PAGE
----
The SES is urging residents to tie down loose outdoor items and move vehicles inside and away from trees.


Storms blast Victoria with cold, wet weather

Stormy overnight weather and strong winds have triggered more than 100 calls for help across Melbourne, with trees uprooted, train stations flooded and power cut to homes in some suburbs.

The SES had received more than 800 calls for help by midday including more than 500 calls from metropolitan Melbourne.

About 2500 homes in Ballarat and Colac remained without power after 11,000 homes were hit by power outages across the state overnight.

A seven-year-old girl and a man in his forties were injured when a tree toppled over in high winds, crushing their car at Tarra-Bulga National Park in the state's east, shortly after 1pm.

Both were taken to La Trobe Regional Hospital in a stable condition, an Ambulance Victoria spokesman said.

A woman and two other children escaped unharmed.

Meanwhile, a Monbulk family had a lucky escape after a massive tree came crashing down on their home and car.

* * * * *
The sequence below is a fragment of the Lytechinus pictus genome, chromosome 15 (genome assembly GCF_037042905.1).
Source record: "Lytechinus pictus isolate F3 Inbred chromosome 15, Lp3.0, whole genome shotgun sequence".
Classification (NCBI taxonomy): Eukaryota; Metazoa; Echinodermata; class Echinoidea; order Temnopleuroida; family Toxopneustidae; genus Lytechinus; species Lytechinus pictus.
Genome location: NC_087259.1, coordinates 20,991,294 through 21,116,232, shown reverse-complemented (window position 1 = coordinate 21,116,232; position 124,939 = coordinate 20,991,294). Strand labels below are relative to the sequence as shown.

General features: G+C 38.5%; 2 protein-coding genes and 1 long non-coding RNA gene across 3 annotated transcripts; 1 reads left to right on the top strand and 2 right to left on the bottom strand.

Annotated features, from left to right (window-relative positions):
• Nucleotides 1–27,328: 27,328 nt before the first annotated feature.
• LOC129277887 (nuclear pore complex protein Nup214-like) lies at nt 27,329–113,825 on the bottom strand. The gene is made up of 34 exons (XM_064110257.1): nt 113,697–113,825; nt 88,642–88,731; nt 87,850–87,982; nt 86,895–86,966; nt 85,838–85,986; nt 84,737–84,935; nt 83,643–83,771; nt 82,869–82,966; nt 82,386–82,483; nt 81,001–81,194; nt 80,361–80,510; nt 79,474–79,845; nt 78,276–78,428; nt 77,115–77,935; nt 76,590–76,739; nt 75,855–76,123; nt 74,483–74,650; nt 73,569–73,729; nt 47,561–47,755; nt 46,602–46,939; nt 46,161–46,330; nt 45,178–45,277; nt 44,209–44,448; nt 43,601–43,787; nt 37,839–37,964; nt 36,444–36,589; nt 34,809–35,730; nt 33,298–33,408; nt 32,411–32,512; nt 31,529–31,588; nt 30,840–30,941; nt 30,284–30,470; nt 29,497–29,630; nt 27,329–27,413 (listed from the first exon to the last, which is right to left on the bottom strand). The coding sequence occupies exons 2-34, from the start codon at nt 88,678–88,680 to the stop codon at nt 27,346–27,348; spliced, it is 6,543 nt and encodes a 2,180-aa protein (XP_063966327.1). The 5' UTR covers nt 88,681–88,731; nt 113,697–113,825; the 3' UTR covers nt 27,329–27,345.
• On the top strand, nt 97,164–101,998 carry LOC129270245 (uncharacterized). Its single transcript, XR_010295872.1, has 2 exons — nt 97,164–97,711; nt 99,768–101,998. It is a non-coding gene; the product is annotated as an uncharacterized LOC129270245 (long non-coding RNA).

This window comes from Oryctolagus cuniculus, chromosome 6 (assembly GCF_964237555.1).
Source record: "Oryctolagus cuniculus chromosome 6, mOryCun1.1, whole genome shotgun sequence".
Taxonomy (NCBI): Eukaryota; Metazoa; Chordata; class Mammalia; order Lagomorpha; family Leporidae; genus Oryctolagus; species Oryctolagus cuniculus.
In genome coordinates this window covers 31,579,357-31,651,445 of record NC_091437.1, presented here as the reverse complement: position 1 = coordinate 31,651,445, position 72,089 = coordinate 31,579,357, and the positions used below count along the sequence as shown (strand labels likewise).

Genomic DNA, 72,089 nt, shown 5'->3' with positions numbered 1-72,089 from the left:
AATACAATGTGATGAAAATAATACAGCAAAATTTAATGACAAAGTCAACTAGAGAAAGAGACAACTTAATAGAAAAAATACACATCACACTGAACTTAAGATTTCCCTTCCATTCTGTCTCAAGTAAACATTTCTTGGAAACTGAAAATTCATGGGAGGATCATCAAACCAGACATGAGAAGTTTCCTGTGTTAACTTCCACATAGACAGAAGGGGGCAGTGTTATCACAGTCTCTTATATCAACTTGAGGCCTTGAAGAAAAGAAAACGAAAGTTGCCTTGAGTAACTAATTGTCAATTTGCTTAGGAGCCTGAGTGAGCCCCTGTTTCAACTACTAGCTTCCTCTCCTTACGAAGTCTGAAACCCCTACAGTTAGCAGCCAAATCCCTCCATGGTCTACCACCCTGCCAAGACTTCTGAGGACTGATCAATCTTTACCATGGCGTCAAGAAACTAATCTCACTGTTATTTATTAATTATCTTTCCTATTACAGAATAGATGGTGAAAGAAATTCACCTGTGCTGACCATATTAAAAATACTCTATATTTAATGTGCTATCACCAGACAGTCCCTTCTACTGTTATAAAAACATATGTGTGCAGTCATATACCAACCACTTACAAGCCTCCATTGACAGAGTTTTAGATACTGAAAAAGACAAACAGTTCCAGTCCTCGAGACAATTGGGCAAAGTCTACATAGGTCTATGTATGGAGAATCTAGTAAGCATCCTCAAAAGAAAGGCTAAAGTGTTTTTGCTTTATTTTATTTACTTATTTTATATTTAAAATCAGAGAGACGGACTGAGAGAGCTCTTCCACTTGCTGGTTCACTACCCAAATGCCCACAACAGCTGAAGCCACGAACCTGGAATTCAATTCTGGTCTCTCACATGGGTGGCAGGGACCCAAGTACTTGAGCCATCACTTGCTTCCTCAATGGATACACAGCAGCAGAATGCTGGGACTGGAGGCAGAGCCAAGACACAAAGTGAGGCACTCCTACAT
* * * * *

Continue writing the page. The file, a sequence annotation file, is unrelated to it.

At Essendon, in Melbourne's north, a subway was flooded but cleared by about 7am (AEST) on Thursday while commuters faced big delays on some other rail lines.

A metal sheet blown off a building was found near the Sidney Myer Music Bowl.

Wild seas have also damaged Mount Martha's famous beach boxes.

An SES spokesman said the majority of callouts were for trees blown onto roads or building damage.

Bureau of Meteorology senior forecaster Gary Missen said wind gusts exceeded 100km/h in some parts of the city, reaching 102km/h at Avalon.

Essendon recorded speeds up to 92km/h.

Severe weather warnings remain in place for the state, however Mr Missen says he expects winds to die down on Thursday afternoon.

"We expect the wind to moderate in the next two to three hours and showers will start to ease off," Mr Missen said.

"There's only a couple more hours of it to go.

"By mid-afternoon tomorrow we expect most of the showers to have passed through and the atmosphere to dry out a little more."